Australian Regulator Wants Overhaul of Anti-Competitive M&A Laws
Australia’s competition regulator has called for a sweeping overhaul of merger laws, saying they are anti-competitive and hurt consumers, the Australian Broadcasting Corp. reported.
The laws strongly favor companies seeking mergers or takeovers to be waved through, making it difficult for the regulator to challenge anti-competitive deals through the courts, the Australian Broadcasting Corp. quoted Australian Competition and Consumer Commission Chairman Rod Sims as saying at an event.
The nation’s merger and acquisition laws are “out of step” internationally and benefit large companies, while being detrimental to consumers, small businesses and the economy, Sims was cited as saying.
The regulator’s lack of success in merger cases had resulted in some “problematic acquisitions,” such as Vodafone Group Plc’s merger with TPG Telecom Ltd., which removed the entry of a fourth mobile phone operator, the report said. Another example was AGL Energy Ltd.’s acquisition of Macquarie Generation assets, which led to higher power prices, Sims said according to the report.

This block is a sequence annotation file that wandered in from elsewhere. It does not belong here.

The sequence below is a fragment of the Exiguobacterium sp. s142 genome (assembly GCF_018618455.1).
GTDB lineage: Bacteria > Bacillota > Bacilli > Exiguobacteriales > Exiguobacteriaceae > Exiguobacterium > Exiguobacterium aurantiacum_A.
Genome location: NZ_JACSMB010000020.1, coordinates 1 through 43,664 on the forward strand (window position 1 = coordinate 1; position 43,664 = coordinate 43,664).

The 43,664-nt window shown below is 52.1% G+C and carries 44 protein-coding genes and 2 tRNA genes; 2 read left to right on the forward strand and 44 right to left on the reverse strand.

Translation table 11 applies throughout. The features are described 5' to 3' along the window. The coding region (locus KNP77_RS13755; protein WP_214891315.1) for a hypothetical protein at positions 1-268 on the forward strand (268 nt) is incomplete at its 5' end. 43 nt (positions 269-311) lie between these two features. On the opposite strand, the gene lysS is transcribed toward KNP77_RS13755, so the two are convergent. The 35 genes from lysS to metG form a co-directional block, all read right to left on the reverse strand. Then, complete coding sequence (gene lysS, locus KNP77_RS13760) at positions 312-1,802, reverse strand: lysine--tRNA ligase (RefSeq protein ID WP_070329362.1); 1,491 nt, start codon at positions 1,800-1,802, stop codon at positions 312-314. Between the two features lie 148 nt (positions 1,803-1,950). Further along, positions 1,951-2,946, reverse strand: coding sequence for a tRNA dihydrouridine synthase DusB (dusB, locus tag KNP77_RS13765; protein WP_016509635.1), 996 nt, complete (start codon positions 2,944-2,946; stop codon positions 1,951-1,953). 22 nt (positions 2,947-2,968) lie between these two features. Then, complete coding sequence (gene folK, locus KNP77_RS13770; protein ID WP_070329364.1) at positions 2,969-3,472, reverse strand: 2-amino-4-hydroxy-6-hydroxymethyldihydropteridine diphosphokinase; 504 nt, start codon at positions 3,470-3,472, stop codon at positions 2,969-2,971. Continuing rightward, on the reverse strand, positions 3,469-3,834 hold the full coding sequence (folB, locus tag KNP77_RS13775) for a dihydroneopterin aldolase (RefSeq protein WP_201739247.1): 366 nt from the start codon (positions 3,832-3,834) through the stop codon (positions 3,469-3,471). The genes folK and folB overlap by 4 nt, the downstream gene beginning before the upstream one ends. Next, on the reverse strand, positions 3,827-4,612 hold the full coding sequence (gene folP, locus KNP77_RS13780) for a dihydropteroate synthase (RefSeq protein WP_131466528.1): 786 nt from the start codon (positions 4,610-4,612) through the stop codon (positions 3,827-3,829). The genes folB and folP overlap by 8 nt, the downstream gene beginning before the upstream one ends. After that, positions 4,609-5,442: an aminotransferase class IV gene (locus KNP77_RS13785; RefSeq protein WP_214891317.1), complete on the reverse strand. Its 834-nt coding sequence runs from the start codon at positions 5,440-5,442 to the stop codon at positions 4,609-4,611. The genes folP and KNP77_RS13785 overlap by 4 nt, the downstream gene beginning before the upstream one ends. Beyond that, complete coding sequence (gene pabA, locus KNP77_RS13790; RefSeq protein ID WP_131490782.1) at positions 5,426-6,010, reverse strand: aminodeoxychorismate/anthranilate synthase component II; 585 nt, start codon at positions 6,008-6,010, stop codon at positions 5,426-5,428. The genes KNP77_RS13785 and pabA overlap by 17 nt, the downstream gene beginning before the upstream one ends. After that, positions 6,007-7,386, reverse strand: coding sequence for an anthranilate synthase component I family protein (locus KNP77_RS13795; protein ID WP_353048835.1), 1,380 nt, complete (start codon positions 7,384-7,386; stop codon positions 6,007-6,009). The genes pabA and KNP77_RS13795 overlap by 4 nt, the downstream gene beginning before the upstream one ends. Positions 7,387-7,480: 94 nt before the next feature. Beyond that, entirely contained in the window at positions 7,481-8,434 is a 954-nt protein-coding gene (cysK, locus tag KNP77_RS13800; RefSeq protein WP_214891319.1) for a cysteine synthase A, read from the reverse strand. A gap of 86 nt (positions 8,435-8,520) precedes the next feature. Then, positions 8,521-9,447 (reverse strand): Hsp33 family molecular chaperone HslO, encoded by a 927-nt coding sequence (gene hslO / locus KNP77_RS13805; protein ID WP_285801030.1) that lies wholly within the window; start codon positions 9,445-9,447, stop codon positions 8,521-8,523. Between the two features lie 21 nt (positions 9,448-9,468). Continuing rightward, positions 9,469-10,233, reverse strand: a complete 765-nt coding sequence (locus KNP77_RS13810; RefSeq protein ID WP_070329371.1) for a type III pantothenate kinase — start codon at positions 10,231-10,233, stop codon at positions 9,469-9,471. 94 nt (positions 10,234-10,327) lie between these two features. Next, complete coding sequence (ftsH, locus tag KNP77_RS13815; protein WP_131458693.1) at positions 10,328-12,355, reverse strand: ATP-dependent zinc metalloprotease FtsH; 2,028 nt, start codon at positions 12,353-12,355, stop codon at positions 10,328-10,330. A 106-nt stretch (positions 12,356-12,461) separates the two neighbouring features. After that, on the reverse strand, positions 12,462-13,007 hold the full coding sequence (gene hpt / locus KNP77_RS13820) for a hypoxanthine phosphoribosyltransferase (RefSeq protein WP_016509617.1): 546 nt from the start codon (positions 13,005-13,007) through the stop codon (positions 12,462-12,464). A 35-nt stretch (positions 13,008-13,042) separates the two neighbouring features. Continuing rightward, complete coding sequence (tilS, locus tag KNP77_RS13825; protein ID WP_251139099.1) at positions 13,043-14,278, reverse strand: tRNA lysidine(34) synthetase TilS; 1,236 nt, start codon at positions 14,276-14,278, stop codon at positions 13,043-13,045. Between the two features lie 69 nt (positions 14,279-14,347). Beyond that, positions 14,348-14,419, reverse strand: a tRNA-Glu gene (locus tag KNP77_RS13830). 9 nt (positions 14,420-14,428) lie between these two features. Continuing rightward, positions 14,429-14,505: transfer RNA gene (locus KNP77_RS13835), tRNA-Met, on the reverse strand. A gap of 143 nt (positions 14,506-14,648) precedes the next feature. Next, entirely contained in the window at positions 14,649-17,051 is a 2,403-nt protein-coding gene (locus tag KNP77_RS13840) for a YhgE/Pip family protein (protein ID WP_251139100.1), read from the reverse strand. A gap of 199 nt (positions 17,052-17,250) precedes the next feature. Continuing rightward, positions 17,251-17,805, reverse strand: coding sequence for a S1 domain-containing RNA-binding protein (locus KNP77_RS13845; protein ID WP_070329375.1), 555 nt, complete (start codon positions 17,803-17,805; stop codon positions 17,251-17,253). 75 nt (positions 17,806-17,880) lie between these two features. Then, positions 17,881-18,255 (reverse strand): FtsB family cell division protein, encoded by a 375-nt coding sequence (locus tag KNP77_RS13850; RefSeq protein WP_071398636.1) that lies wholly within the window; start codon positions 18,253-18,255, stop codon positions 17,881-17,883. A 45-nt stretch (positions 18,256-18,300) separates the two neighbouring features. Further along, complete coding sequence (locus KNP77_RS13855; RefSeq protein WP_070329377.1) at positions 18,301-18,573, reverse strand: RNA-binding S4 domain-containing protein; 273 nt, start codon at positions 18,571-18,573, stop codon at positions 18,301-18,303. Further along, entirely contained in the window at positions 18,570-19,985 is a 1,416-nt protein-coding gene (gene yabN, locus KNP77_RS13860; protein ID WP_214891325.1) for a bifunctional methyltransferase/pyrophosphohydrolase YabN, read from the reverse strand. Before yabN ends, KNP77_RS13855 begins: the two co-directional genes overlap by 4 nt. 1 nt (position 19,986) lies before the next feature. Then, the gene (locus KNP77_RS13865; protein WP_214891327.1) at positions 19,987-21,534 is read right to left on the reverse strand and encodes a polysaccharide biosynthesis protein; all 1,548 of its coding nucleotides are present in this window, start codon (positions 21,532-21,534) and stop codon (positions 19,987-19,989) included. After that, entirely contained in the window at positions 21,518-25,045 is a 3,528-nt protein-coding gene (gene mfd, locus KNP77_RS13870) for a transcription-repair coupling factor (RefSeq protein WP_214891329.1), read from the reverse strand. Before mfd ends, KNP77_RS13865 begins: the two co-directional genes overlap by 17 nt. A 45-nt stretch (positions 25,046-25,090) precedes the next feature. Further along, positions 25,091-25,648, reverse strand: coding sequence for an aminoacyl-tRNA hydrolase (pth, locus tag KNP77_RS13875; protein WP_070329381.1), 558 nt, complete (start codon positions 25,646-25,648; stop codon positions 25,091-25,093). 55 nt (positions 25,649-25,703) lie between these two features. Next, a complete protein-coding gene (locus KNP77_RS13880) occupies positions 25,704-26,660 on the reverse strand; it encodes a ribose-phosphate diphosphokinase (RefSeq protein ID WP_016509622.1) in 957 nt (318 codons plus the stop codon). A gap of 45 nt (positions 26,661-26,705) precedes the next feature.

Many markets in Australia are dominated by a small number of providers including banking, supermarkets, mobile telecommunications, internet services and domestic air travel among others, Sims said.
Australia has notched its biggest quarter for deals on record, with A$70.9 billion ($50.9 billion) in M&A transactions targeting Australian companies since the start of July. That’s the highest of any quarter dating back to at least 1998, according to data compiled by Bloomberg.
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